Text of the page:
Skip to main content
big blunt

A man lights up a marijuana joint at Golden Gate Park in San Francisco, Tuesday, April 20, 2010. Marijuana legalization advocates lit up across the country during the annual observance of 4/20, the celebration-cum-mass civil disobedience derived from "420" - insider shorthand for cannabis consumption. (AP Photo/Marcio Jose Sanchez)

A new poll finds that for the first time in over forty years, a clear majority of people are now in favor of the legalization of marijuana. But will we see legalization in our lifetime?

The survey, which was conducted by Pew Research Center, found that 52 percent of people nationwide favor legalizing pot, while 42 percent oppose it. Support for legalization has increased 11 points since 2010. Meanwhile, only 12 percent supported legalization in 1969, and 84 percent were against the policy.

The Pew poll also found that 72 percent of Americans believe that moves by the feds to enforce marijuana laws are not worth the cost. And 60 percent of those surveyed say the federal government should not enforce marijuana laws in states that allow legal use.

Politicians Need to Catch Up with Voters

Younger people are most in favor of legalization, including 65 percent of Millenials (born since 1980), 54 percent of Generation X (born between 1965 and 1980), and 50 percent of Baby Boomers.

“It’s time for politicians to catch up to the voters on this issue. Not too long ago, it was widely accepted in political circles that elected officials who wanted to get re-elected needed to act ‘tough’ on drugs and go out of their way to support the continued criminalization of marijuana,” said Tom Angell, chairman ofMarijuana Majority. “The opposite is quickly becoming true. A majority of Americans support legalizing marijuana, and you’re going to start seeing more politicians running toward our movement instead of away from it, just as we’ve seen happen with marriage equality recently.”

As is the case with same-sex marriage, the tide seems to be turning on public attitudes on marijuana. For the black community, with so many young people incarcerated for possessing small quantities of the drug, the stakes are high.

The War on Drugs Appears to Be Lost

Regardless of political persuasion, many people have concluded the war on drugs has been an abysmal failure. Further, this war has fueled the nation’s prison boom, making the U.S. the world’s largest jailer at around 2.5 million prisoners. More than 60 percent of these inmates are racial and ethnic minorities, and the drug war has devastated poor, black and Latino communities.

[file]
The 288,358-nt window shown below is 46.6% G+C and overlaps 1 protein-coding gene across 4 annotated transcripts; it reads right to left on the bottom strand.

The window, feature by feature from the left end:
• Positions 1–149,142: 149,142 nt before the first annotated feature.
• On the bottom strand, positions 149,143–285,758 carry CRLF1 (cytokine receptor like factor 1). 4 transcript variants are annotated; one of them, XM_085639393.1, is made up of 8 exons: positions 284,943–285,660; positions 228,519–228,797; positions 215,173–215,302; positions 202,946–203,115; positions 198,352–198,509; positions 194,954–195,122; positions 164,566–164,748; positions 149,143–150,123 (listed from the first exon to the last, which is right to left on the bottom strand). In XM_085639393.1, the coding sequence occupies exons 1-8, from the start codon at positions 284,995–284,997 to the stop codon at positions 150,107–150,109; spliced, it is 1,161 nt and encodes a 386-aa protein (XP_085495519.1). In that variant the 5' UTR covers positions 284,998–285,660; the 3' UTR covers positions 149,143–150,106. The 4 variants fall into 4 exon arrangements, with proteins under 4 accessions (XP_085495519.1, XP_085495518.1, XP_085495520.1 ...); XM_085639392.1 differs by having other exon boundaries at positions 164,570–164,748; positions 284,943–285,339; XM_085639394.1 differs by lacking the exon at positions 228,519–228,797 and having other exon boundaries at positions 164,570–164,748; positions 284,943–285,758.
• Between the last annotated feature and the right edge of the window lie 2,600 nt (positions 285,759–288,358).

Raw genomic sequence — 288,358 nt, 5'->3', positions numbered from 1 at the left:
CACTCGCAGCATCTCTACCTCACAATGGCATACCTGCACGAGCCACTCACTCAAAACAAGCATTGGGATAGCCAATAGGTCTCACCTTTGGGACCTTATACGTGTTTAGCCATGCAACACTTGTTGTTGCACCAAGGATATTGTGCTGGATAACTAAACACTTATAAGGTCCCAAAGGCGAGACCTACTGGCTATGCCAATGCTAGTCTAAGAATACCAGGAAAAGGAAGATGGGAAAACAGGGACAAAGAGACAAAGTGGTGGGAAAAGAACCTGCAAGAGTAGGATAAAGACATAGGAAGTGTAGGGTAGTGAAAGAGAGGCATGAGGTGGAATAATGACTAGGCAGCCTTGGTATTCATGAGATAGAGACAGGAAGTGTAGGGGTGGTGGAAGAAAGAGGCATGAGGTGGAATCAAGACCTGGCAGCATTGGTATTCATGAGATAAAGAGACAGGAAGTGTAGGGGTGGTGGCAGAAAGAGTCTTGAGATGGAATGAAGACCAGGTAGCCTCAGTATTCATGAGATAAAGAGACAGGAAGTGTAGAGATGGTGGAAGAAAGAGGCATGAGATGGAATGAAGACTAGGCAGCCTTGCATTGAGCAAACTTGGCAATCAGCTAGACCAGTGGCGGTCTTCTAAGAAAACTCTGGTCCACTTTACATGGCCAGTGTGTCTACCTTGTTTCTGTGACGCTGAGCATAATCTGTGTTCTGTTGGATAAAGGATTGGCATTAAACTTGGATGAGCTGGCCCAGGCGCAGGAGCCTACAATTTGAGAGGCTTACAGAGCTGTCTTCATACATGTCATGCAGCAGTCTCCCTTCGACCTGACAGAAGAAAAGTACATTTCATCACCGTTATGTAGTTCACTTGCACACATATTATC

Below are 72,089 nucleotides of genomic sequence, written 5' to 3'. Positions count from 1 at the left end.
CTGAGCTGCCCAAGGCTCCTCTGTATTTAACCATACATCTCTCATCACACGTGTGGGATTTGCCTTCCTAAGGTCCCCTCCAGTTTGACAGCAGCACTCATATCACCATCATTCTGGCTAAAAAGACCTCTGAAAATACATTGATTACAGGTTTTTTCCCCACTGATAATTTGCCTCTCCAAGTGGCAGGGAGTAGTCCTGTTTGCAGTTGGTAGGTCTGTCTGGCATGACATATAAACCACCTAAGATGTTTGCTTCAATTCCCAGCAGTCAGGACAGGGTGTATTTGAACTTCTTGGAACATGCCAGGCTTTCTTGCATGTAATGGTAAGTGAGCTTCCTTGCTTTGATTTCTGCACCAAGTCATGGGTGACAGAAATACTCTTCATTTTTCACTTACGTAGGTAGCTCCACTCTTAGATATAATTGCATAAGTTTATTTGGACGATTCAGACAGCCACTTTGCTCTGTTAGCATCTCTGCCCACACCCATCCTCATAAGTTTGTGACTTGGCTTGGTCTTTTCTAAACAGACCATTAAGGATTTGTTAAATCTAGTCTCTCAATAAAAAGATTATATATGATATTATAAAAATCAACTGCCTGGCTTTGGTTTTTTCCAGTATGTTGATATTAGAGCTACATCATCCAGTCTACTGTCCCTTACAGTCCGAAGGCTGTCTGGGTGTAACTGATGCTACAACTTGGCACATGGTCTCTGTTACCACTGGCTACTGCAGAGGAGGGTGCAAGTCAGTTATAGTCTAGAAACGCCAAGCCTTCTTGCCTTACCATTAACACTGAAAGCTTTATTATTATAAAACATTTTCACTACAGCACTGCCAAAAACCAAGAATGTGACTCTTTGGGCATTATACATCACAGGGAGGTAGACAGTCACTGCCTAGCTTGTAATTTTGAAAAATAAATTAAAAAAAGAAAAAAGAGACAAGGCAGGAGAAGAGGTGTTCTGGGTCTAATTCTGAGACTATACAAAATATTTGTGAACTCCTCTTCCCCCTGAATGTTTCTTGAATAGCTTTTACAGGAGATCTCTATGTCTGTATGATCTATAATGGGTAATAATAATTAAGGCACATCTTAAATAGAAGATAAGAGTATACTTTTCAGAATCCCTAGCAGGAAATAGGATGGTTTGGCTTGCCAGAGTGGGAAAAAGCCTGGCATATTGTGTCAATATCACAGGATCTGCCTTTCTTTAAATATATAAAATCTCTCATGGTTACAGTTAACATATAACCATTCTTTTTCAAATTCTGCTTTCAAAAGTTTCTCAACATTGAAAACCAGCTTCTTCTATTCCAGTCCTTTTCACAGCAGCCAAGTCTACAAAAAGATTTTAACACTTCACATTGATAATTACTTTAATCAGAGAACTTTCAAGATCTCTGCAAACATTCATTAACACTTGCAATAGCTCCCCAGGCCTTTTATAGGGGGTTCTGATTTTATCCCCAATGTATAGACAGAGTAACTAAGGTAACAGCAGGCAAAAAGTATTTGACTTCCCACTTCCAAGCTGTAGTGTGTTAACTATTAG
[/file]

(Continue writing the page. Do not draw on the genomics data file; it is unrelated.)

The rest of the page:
In recent years, about half of people in federal prisons and one-fifth of state prisoners are serving time due todrug offenses. Marijuana-related violations account for 12 percent of drug offenders behind bars. Voices in the black community are speaking out.

“It’s just the stupidest law possible,” said actor Morgan Freeman. “You’re just making criminals out of people who aren’t engaged in criminal activity. And we’re spending zillions of dollars trying to fight a war we can’t win! We could make zillions, just legalize it and tax it like we do liquor. It’s stupid.”

“These flawed drug policies that have been mostly enforced in African-American communities must be stopped and replaced with evidenced-based practices that address the root causes of drug use and abuse in America,” said Ben Jealous of the NAACP.

“I’m going to battle on this,” said Newark mayor Cory Booker. “We’re going to start doing it the gentlemanly way. And then we’re going to do the civil disobedience way. Because this is absurd. I’m talking about marches. I’m talking about sit-ins at the state capitol. I’m talking about whatever it takes… The drug war is causing crime. It is just chewing up young black men. And it’s killing Newark.”

States Start the Ball Rolling on Decriminalization

Colorado and Washington broke new ground when voters in those states legalized recreational marijuana in the November election—a first in the nation. States such as Oregon, California, Nevada, Rhode Island, Maine, Alaska and Vermont are likely to follow.

In New York, Gov. Andrew Cuomoannounced legislation in January to decriminalize possessionof small amounts of weed, a proposal which Rev. Al Sharpton of the National Action Network and MSNBCsaid was “a step in the right direction.”